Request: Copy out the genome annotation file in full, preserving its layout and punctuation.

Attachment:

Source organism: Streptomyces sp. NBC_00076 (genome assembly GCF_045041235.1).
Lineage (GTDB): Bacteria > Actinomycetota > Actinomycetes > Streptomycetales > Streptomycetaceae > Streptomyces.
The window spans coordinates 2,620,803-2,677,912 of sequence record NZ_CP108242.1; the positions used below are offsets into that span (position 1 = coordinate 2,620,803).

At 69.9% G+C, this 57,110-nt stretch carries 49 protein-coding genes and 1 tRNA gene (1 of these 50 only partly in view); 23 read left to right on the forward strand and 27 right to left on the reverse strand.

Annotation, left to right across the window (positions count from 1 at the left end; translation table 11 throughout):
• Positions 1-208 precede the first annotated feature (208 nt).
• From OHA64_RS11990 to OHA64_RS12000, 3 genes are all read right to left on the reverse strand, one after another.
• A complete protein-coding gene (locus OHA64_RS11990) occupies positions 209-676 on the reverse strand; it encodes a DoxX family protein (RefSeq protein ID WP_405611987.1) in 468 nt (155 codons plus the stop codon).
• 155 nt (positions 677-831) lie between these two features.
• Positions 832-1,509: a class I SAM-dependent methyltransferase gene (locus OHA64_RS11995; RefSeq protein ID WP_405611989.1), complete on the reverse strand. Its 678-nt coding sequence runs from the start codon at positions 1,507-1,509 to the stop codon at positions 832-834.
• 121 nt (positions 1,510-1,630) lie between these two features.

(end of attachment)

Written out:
Source organism: Streptomyces sp. NBC_00076 (genome assembly GCF_045041235.1).
Lineage (GTDB): Bacteria > Actinomycetota > Actinomycetes > Streptomycetales > Streptomycetaceae > Streptomyces.
The window spans coordinates 2,620,803-2,677,912 of sequence record NZ_CP108242.1; the positions used below are offsets into that span (position 1 = coordinate 2,620,803).

At 69.9% G+C, this 57,110-nt stretch carries 49 protein-coding genes and 1 tRNA gene (1 of these 50 only partly in view); 23 read left to right on the forward strand and 27 right to left on the reverse strand.

Annotation, left to right across the window (positions count from 1 at the left end; translation table 11 throughout):
• Positions 1-208 precede the first annotated feature (208 nt).
• From OHA64_RS11990 to OHA64_RS12000, 3 genes are all read right to left on the reverse strand, one after another.
• A complete protein-coding gene (locus OHA64_RS11990) occupies positions 209-676 on the reverse strand; it encodes a DoxX family protein (RefSeq protein ID WP_405611987.1) in 468 nt (155 codons plus the stop codon).
• 155 nt (positions 677-831) lie between these two features.
• Positions 832-1,509: a class I SAM-dependent methyltransferase gene (locus OHA64_RS11995; RefSeq protein ID WP_405611989.1), complete on the reverse strand. Its 678-nt coding sequence runs from the start codon at positions 1,507-1,509 to the stop codon at positions 832-834.
• 121 nt (positions 1,510-1,630) lie between these two features.